During discussions with the Home Minister, sources said, the Chief Ministers were keen to open up more economic activities although states like Kerala and Maharashtra wanted many of the existing restrictions to stay.

Chhattisgarh communicated that inter-state travel and borders should be sealed, while Assam wanted to continue the night curfew. Jharkhand was of the view that more MSMEs, shops and other economic activities in industrial units should be activated.

Kerala, where the number of cases have shot up with the return of people from outside the state, is not keen on lifting restrictions on cinema halls, beaches, parks, inter-district transportation, etc.

“The Home Minister spoke to all chief ministers… the discussions largely focused on the road ahead. Also, part of the discussions were relaxations that would be required in the next phase of the lockdown to further open the economy,” a Home Ministry official said.

Karnataka has already written to the Centre for opening of malls and multiplexes from June 1 while Goa is planning to reopen hotels, restaurants, malls, eateries and gyms with 50 percent capacity next week.

The Delhi government is also likely to urge the Centre to allow reopening of shops inside malls on an odd-even basis. It also wants to limit the curfew hours and let activities continue till 9 pm, besides opening up of local places of worship.

“In Delhi, unlike Mumbai, the health infrastructure is not yet overwhelmed. Delhi has been reassuring, it has opened shops, public transport and metro. However, there is a need to evaluate the results of this opening up… There is usually a lag period of about two weeks before the effects show,” a Central government official explained.

Many states also nudged the Centre on relaxations for religious events, with multiple festivals scheduled in June and July. But the Centre’s new guidelines may put a shadow on big-ticket events like the iconic Rath Yatra in Odisha.

In its response, the Centre told states to keep track of doubling and fatality rates, and asked Telangana to improve its testing numbers.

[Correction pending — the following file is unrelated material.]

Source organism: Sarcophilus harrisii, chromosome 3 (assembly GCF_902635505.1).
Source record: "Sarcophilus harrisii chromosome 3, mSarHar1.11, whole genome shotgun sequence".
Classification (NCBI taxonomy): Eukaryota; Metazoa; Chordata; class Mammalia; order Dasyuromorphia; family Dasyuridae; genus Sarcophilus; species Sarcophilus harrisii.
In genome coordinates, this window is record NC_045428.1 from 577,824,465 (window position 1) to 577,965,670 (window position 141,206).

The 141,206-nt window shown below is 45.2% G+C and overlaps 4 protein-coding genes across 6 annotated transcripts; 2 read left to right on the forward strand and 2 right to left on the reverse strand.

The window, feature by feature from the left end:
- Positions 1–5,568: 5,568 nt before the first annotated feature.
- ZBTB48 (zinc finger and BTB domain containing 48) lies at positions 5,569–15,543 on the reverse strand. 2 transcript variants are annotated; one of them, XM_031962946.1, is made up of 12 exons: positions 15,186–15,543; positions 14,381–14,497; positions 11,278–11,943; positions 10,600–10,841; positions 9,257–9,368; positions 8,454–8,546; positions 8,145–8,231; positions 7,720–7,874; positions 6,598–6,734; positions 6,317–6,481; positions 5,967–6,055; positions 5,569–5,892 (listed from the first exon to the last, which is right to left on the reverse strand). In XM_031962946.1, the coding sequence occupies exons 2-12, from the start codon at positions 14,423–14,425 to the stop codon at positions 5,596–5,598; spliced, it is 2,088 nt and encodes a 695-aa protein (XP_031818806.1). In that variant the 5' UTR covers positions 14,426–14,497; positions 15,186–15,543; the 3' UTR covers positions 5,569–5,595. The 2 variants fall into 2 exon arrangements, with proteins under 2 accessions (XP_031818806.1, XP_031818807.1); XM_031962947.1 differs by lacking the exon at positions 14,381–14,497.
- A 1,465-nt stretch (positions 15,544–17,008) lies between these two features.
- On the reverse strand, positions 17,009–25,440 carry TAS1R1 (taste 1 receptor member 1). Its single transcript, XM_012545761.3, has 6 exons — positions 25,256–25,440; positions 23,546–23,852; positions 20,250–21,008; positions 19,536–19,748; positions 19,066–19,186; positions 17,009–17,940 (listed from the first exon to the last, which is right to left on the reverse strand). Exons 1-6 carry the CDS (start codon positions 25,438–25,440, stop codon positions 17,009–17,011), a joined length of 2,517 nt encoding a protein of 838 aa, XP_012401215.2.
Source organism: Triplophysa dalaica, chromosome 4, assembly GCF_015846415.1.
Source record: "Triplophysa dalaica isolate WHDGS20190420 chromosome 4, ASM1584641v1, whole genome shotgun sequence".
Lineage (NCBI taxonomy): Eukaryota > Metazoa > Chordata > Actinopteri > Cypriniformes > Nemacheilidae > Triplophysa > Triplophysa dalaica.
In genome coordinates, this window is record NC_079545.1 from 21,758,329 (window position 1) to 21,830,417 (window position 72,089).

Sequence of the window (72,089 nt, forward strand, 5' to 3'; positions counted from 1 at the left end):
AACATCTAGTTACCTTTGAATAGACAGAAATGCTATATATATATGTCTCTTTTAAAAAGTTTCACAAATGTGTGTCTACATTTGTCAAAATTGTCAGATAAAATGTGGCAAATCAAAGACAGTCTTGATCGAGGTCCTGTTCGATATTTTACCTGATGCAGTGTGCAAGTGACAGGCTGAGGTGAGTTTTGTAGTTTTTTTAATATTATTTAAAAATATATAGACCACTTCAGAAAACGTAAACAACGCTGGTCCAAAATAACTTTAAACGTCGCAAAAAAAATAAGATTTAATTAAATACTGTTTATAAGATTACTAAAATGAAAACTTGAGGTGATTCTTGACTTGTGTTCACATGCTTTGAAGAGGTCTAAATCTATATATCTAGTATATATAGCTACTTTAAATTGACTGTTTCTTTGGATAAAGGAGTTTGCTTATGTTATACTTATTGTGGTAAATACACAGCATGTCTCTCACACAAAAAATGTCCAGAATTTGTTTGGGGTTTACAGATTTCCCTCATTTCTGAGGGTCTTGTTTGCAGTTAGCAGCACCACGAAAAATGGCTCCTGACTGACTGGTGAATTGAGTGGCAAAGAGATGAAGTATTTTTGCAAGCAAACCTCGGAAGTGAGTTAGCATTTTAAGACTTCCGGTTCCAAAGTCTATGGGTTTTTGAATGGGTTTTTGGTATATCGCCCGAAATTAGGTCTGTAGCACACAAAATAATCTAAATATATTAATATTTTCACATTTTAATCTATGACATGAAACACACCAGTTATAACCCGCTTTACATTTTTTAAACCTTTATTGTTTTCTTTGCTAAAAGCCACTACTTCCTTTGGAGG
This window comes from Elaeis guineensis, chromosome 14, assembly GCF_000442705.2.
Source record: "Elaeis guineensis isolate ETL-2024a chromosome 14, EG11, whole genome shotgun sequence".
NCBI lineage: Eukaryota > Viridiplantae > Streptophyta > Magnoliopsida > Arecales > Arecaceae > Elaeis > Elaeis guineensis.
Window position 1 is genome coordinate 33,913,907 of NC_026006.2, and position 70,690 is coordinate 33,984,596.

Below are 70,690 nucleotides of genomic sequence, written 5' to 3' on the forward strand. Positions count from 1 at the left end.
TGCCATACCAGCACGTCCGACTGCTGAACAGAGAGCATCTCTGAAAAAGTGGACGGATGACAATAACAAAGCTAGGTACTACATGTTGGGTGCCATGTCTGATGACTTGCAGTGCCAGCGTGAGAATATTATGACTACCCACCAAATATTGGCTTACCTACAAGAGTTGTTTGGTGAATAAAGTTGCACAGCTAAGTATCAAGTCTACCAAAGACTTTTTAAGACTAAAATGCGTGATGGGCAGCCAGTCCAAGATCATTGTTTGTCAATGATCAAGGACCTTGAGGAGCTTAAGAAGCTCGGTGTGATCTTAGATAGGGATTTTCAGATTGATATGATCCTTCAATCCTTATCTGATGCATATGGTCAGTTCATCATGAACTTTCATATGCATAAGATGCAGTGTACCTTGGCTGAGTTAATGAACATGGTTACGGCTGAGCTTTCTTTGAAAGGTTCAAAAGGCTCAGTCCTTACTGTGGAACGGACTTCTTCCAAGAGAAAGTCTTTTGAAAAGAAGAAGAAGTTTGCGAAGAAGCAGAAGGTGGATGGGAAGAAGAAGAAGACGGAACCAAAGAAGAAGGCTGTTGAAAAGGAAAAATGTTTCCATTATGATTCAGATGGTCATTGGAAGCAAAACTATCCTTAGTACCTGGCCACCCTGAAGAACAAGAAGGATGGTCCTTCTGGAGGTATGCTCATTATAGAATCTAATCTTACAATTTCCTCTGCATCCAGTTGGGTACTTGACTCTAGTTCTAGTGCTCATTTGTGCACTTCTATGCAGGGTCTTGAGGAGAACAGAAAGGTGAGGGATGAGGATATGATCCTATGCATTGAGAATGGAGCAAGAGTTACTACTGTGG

“The Central government has already issued guidelines on management of Covid-19 in urban settlements. Highlights of this strategy include work on high risk factors, indices such as confirmation rate, fatality rate, doubling rate, tests per million people, etc,” the government said in a statement.

“The Centre has stressed that containment zones are to be geographically defined based on factors like mapping of cases and contacts and their geographical dispersion. This would enable in demarcating a well-defined perimeter and enforcing the strict protocol of lockdown. Municipal corporations can decide if residential colonies, mohallas, municipal wards or police station areas, municipal zones, towns can be designated as containment zones, as required,” it said.

Meanwhile, in a letter to states on Friday, Union health Secretary Preeti Sudan asked states to take care of all health needs of migrants.
“As few states have witnessed substantial influx of labourers from other parts of the country, the health systems at the cutting edge level should be prepared for addressing the health needs of this additional population, besides attending to the regular health needs or the service area population,” Sudan wrote in the letter to state principal secretaries health.

(With inputs from Dipankar Ghose, New Delhi)